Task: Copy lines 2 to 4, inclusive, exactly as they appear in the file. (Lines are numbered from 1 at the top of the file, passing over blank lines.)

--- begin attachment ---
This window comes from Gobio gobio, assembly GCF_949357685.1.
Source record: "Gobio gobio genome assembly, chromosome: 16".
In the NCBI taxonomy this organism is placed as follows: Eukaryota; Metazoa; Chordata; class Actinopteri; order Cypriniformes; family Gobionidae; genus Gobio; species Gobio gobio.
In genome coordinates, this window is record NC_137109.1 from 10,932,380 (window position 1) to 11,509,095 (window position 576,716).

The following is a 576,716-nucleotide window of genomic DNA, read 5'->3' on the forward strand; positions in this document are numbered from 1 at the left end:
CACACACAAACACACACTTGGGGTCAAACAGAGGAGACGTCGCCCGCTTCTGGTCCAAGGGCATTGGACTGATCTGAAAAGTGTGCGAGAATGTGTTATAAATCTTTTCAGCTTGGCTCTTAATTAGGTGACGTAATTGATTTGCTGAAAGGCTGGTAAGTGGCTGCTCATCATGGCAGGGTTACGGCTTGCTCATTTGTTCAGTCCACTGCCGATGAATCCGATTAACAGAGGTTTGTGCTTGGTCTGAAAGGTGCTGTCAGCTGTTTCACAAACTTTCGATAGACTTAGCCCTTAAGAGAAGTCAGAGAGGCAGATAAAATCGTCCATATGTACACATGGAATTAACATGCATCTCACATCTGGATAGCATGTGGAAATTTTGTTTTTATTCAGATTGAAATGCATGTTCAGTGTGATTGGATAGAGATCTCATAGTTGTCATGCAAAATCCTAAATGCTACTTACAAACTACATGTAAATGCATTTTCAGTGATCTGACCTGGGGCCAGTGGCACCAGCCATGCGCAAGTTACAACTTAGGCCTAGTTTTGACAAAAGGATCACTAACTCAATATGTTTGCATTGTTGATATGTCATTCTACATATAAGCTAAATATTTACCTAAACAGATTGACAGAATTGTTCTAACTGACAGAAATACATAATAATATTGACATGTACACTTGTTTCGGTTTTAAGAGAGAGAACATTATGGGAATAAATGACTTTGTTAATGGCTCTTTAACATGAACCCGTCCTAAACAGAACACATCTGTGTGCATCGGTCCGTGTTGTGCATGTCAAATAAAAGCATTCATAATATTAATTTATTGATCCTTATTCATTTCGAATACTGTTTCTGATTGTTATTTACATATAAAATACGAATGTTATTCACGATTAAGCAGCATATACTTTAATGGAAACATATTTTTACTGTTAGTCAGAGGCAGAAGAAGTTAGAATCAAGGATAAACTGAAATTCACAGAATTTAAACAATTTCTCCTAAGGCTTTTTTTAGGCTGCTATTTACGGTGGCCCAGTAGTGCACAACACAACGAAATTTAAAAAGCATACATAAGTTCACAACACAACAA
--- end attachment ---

Source record: "Gobio gobio genome assembly, chromosome: 16".
In the NCBI taxonomy this organism is placed as follows: Eukaryota; Metazoa; Chordata; class Actinopteri; order Cypriniformes; family Gobionidae; genus Gobio; species Gobio gobio.
In genome coordinates, this window is record NC_137109.1 from 10,932,380 (window position 1) to 11,509,095 (window position 576,716).